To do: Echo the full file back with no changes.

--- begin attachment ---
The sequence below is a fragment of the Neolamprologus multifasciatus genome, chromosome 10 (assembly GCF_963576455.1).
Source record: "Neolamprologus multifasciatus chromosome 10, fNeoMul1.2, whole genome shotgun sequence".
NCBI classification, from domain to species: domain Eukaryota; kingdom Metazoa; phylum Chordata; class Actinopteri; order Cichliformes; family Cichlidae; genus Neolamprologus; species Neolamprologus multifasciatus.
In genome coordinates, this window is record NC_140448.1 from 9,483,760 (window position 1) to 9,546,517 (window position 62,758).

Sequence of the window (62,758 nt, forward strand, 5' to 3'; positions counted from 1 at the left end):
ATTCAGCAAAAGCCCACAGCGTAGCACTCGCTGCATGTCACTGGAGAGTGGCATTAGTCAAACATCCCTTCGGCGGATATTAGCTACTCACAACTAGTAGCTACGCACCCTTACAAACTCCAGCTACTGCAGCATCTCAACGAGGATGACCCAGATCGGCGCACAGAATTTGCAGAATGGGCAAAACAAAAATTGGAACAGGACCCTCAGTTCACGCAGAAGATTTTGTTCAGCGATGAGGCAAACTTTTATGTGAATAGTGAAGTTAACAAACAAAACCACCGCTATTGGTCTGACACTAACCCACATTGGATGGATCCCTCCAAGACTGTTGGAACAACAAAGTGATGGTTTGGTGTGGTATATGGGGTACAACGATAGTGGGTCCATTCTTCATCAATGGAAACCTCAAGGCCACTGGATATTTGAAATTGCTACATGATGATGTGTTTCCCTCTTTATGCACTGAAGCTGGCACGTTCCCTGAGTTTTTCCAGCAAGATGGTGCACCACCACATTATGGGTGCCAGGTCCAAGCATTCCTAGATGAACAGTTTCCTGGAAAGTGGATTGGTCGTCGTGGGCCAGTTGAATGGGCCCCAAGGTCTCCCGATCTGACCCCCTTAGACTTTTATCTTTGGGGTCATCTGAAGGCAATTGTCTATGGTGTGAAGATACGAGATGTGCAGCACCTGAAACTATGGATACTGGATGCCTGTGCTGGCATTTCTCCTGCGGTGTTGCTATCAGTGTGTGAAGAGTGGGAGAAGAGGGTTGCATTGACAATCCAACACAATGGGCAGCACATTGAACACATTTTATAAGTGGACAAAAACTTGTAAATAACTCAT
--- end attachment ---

The sequence below is a fragment of the Neolamprologus multifasciatus genome, chromosome 10 (assembly GCF_963576455.1).
Source record: "Neolamprologus multifasciatus chromosome 10, fNeoMul1.2, whole genome shotgun sequence".
NCBI classification, from domain to species: domain Eukaryota; kingdom Metazoa; phylum Chordata; class Actinopteri; order Cichliformes; family Cichlidae; genus Neolamprologus; species Neolamprologus multifasciatus.
In genome coordinates, this window is record NC_140448.1 from 9,483,760 (window position 1) to 9,546,517 (window position 62,758).

Sequence of the window (62,758 nt, forward strand, 5' to 3'; positions counted from 1 at the left end):
ATTCAGCAAAAGCCCACAGCGTAGCACTCGCTGCATGTCACTGGAGAGTGGCATTAGTCAAACATCCCTTCGGCGGATATTAGCTACTCACAACTAGTAGCTACGCACCCTTACAAACTCCAGCTACTGCAGCATCTCAACGAGGATGACCCAGATCGGCGCACAGAATTTGCAGAATGGGCAAAACAAAAATTGGAACAGGACCCTCAGTTCACGCAGAAGATTTTGTTCAGCGATGAGGCAAACTTTTATGTGAATAGTGAAGTTAACAAACAAAACCACCGCTATTGGTCTGACACTAACCCACATTGGATGGATCCCTCCAAGACTGTTGGAACAACAAAGTGATGGTTTGGTGTGGTATATGGGGTACAACGATAGTGGGTCCATTCTTCATCAATGGAAACCTCAAGGCCACTGGATATTTGAAATTGCTACATGATGATGTGTTTCCCTCTTTATGCACTGAAGCTGGCACGTTCCCTGAGTTTTTCCAGCAAGATGGTGCACCACCACATTATGGGTGCCAGGTCCAAGCATTCCTAGATGAACAGTTTCCTGGAAAGTGGATTGGTCGTCGTGGGCCAGTTGAATGGGCCCCAAGGTCTCCCGATCTGACCCCCTTAGACTTTTATCTTTGGGGTCATCTGAAGGCAATTGTCTATGGTGTGAAGATACGAGATGTGCAGCACCTGAAACTATGGATACTGGATGCCTGTGCTGGCATTTCTCCTGCGGTGTTGCTATCAGTGTGTGAAGAGTGGGAGAAGAGGGTTGCATTGACAATCCAACACAATGGGCAGCACATTGAACACATTTTATAAGTGGACAAAAACTTGTAAATAACTCAT